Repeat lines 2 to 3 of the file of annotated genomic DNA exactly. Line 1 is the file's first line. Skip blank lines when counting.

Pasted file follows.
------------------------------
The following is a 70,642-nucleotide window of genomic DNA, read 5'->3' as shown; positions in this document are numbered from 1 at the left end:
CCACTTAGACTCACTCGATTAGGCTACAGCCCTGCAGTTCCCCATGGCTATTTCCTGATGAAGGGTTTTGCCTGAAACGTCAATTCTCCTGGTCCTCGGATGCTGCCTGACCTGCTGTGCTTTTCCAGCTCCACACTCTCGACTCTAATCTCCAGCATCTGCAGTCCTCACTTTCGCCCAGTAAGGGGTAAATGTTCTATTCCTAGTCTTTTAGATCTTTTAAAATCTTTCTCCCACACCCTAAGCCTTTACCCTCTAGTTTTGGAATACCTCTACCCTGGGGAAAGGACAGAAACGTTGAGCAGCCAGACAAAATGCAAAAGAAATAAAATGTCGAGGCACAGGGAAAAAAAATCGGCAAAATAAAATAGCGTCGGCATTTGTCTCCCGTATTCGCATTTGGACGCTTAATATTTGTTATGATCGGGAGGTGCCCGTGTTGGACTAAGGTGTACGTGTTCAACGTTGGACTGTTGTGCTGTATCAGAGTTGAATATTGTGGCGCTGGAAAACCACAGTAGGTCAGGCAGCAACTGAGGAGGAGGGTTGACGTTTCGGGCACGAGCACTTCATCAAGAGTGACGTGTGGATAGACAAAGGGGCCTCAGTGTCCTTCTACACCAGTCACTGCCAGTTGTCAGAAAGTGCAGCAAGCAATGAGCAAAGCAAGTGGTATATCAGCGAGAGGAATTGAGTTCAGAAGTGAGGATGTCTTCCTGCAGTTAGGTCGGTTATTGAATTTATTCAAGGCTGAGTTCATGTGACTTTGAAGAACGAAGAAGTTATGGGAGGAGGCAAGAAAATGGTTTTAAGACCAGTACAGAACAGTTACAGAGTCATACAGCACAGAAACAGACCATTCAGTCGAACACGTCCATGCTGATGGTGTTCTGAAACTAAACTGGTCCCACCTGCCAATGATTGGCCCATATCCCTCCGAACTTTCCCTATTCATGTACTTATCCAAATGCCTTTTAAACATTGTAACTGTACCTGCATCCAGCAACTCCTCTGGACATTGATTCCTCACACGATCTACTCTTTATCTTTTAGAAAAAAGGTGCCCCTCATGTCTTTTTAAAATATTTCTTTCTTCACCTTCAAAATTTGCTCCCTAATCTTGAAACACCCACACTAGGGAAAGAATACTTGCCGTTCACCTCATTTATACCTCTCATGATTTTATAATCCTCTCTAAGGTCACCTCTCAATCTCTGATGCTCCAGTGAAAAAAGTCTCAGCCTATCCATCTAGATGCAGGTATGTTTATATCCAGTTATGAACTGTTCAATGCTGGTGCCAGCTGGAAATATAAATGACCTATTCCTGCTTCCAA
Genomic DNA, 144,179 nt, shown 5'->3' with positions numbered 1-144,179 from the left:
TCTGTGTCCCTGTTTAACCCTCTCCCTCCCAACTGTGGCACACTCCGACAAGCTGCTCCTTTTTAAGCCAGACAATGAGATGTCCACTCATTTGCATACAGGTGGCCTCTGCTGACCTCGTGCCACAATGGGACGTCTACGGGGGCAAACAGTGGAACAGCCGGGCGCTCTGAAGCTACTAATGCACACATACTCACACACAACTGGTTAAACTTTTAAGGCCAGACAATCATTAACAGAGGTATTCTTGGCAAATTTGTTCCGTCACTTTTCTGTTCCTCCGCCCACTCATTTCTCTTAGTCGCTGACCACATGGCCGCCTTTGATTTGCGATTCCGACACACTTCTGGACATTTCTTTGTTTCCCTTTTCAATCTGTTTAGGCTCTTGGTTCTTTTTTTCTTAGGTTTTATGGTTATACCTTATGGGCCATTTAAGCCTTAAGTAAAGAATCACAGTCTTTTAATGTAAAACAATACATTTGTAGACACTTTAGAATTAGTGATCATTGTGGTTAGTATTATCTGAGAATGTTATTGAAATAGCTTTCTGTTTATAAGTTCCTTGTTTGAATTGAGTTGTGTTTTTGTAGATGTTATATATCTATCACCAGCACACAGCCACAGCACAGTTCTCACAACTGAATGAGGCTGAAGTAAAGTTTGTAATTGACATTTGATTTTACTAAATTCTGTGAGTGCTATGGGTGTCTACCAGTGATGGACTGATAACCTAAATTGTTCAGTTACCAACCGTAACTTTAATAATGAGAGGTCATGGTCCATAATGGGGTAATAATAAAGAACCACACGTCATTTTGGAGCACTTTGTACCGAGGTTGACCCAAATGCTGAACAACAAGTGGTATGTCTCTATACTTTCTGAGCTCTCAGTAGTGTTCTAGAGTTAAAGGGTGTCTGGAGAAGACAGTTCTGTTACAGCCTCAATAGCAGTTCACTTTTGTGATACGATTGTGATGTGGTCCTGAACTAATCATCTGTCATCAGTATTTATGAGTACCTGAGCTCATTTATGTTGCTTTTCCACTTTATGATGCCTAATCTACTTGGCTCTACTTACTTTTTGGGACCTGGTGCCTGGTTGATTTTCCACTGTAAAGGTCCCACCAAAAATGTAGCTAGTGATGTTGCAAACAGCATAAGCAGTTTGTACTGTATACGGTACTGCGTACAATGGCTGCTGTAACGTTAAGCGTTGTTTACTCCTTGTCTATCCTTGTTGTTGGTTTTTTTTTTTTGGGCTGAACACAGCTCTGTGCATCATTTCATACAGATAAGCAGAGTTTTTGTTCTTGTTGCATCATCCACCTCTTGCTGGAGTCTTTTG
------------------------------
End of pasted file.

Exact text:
CCACTTAGACTCACTCGATTAGGCTACAGCCCTGCAGTTCCCCATGGCTATTTCCTGATGAAGGGTTTTGCCTGAAACGTCAATTCTCCTGGTCCTCGGATGCTGCCTGACCTGCTGTGCTTTTCCAGCTCCACACTCTCGACTCTAATCTCCAGCATCTGCAGTCCTCACTTTCGCCCAGTAAGGGGTAAATGTTCTATTCCTAGTCTTTTAGATCTTTTAAAATCTTTCTCCCACACCCTAAGCCTTTACCCTCTAGTTTTGGAATACCTCTACCCTGGGGAAAGGACAGAAACGTTGAGCAGCCAGACAAAATGCAAAAGAAATAAAATGTCGAGGCACAGGGAAAAAAAATCGGCAAAATAAAATAGCGTCGGCATTTGTCTCCCGTATTCGCATTTGGACGCTTAATATTTGTTATGATCGGGAGGTGCCCGTGTTGGACTAAGGTGTACGTGTTCAACGTTGGACTGTTGTGCTGTATCAGAGTTGAATATTGTGGCGCTGGAAAACCACAGTAGGTCAGGCAGCAACTGAGGAGGAGGGTTGACGTTTCGGGCACGAGCACTTCATCAAGAGTGACGTGTGGATAGACAAAGGGGCCTCAGTGTCCTTCTACACCAGTCACTGCCAGTTGTCAGAAAGTGCAGCAAGCAATGAGCAAAGCAAGTGGTATATCAGCGAGAGGAATTGAGTTCAGAAGTGAGGATGTCTTCCTGCAGTTAGGTCGGTTATTGAATTTATTCAAGGCTGAGTTCATGTGACTTTGAAGAACGAAGAAGTTATGGGAGGAGGCAAGAAAATGGTTTTAAGACCAGTACAGAACAGTTACAGAGTCATACAGCACAGAAACAGACCATTCAGTCGAACACGTCCATGCTGATGGTGTTCTGAAACTAAACTGGTCCCACCTGCCAATGATTGGCCCATATCCCTCCGAACTTTCCCTATTCATGTACTTATCCAAATGCCTTTTAAACATTGTAACTGTACCTGCATCCAGCAACTCCTCTGGACATTGATTCCTCACACGATCTACTCTTTATCTTTTAGAAAAAAGGTGCCCCTCATGTCTTTTTAAAATATTTCTTTCTTCACCTTCAAAATTTGCTCCCTAATCTTGAAACACCCACACTAGGGAAAGAATACTTGCCGTTCACCTCATTTATACCTCTCATGATTTTATAATCCTCTCTAAGGTCACCTCTCAATCTCTGATGCTCCAGTGAAAAAAGTCTCAGCCTATCCATCTAGATGCAGGTATGTTTATATCCAGTTATGAACTGTTCAATGCTGGTGCCAGCTGGAAATATAAATGACCTATTCCTGCTTCCAA
Genomic DNA, 144,179 nt, shown 5'->3' with positions numbered 1-144,179 from the left: